Four years after getting Murphy we took him to Cleveland with us on a whim to rescue another dog, our Izzy. While it took Murph some getting used to that he wasn't the only dog, he and Izzy quickly became inseparable best friends. They joined us on trips to Maine, West Virginia, the Outer Banks. We took walks every day, and everyone in the neighborhood knew them. They were a dynamic duo.

Happy on a road trip to Maine
When we suffered heartbreak Murph was there while we cried. When we brought home our son Murphy was the most patient brother. He let Will take food and toys right out of his mouth and other than the occasional knock down with his missile-like tail was a gentle giant from the beginning.  Murphy survived dog skin cancer, many floppy eared dog ear infections and skin infections. Murphy was invincible.

Last January the groomer discovered a tumor on Murphy's chest. The tumor was large, and we immediately braced for the worst given that Goldens are prone to cancer. Testing showed that the tumor did not appear to be cancerous. We were told it would grow and ultimately affect his mobility, but we'd deal with those issues as they arrived. 

Late this summer Murphy started limping. The tumor was getting bigger, but he was still his happy Golden self. X-rays showed calcification of his lymph nodes, and the tumor was reassessed to be cancer. The vet prescribed a hardcore antinflammatory that appeared to be working. Unfortunately the drug that helped gave him a massive skin infection on his face, and we treated it with a month of steroids and antibiotics. Murphy thrived under the steroids, and we started almost pretending he would be okay.

Only a few days after he went off the steroids he was back on the antiinflammatory and pain medicine. I picked him up from the boarder a few weeks ago after our Las Vegas trip, and he could hardly walk. One of our vet techs helped me get him in the car, and I broke down sobbing to her in the parking lot because I knew it was getting bad.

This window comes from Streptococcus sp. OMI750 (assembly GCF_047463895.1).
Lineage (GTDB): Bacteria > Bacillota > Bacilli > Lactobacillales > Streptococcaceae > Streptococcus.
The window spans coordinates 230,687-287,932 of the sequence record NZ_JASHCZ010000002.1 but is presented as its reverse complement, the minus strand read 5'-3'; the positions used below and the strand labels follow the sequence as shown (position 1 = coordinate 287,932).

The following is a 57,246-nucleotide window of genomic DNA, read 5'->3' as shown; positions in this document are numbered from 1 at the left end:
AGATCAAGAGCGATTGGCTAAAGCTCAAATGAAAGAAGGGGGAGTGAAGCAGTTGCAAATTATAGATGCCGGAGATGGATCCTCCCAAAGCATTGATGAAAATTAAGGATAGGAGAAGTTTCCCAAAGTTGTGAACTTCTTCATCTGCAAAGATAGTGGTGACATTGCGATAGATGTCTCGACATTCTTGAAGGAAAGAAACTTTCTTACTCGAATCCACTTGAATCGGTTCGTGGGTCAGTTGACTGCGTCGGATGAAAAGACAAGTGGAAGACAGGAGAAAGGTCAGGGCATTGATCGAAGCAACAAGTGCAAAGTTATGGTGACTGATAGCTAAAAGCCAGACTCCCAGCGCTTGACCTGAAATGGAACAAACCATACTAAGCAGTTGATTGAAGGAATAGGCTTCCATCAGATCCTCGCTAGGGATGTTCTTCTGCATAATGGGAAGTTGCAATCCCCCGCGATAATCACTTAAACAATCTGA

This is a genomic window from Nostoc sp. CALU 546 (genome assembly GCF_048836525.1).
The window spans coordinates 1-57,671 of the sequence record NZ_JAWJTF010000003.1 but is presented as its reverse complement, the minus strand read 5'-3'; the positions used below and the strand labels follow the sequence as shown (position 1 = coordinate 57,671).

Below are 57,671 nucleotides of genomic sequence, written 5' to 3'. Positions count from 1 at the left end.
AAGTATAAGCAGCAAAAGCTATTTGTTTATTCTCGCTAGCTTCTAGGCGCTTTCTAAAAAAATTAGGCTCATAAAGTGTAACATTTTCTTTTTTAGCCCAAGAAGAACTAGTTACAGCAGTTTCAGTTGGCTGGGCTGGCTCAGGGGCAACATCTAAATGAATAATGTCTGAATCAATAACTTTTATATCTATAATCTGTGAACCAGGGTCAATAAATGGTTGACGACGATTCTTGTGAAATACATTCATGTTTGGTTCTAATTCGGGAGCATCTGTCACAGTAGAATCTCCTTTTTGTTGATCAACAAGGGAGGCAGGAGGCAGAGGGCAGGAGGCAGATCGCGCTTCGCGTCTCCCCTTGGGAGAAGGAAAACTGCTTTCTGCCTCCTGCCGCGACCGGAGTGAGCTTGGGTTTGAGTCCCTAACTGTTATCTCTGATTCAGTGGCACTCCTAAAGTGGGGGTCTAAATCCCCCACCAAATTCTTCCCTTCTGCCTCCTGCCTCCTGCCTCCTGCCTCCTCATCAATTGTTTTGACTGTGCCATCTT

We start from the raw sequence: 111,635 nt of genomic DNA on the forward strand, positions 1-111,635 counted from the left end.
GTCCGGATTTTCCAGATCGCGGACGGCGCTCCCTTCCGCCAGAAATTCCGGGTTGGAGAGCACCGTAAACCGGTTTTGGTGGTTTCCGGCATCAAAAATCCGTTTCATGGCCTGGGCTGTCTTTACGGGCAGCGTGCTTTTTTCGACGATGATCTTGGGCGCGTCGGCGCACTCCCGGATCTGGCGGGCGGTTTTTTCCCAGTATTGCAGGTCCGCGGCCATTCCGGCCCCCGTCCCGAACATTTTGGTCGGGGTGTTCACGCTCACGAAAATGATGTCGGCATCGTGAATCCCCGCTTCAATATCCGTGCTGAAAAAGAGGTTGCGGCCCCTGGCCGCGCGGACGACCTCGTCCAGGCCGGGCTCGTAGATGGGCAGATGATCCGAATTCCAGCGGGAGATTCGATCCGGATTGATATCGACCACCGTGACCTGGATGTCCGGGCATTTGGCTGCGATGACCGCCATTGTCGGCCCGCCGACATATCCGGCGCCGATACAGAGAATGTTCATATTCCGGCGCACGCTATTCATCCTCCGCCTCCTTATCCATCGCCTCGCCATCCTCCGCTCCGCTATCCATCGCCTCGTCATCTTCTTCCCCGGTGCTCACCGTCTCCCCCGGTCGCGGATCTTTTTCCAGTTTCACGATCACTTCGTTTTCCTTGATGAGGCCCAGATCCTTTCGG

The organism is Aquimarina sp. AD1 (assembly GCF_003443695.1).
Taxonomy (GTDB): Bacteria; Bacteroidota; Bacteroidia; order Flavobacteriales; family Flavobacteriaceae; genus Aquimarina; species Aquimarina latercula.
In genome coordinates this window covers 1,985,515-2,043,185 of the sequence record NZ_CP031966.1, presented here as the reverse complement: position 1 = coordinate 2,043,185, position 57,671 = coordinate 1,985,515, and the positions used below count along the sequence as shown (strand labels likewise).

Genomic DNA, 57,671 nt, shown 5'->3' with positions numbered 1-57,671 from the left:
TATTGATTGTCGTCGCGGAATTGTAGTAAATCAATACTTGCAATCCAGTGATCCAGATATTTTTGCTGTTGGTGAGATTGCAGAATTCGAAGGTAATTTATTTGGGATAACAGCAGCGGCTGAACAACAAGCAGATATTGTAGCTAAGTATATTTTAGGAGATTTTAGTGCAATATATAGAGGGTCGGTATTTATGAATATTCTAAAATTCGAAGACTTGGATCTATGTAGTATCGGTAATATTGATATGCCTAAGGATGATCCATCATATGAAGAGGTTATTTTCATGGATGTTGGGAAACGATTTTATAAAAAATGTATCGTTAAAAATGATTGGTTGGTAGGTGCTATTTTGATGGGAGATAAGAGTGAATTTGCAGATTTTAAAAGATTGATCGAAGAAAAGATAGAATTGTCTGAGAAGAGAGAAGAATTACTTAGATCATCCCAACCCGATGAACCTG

We took him to West Virginia with us for Thanksgiving. Although he was limping badly he managed to enjoy the car ride and sneak onto Grandma's couch. Watching everyone say goodbye to him was agonizing. Murphy had been part of our family for a decade. We celebrated his 10th birthday in West Virginia by giving him copious amounts of human food and lots of snuggles. He loved it. 

Supervising Will on his last road trip
Sneaking onto Grandma's couch

By the time we got home we knew he was not going to be strong for long. On Monday evening we made an appointment for Murphy on Thursday. My husband and I cried off and on all week. We snuggled him and played ball and gave him all the cheese he wanted. He no longer wanted to go outside, and I bribed him with cheese to get him outside a few times a day.

As handsome as ever
We were a mess at the vet, and the vet told us everyone in the back was crying. She said Murphy was like their mascot, and she cried as we said goodbye to him. Of course my husband and I were a disaster. We petted and snuggled him and left him there in no way comprehending the huge hole we'd now have in our lives.

In the few days since his passing our house is like a tomb. We've had two dogs for six years, and we didn't realize how quiet Izzy is. She's still mourning, and she seems very sad. But it's agonizingly quiet, and I keep waiting for Murphy to loudly lumber down the stairs or to trip over him while I'm cooking.

I am so grateful for the years we had with Murphy. He taught me so much about myself, and I will spend the rest of my life trying to be the human he thought I was. He adored us, and we could do no wrong. Murphy lived for a week past his 10th birthday, and every single day was filled with so much joy. I'd had a sign in my office for years with a picture of a Golden that says "Live with Joy". That was Murph. He wanted nothing more than love and to make people happy, and it's how we should all aspire to live.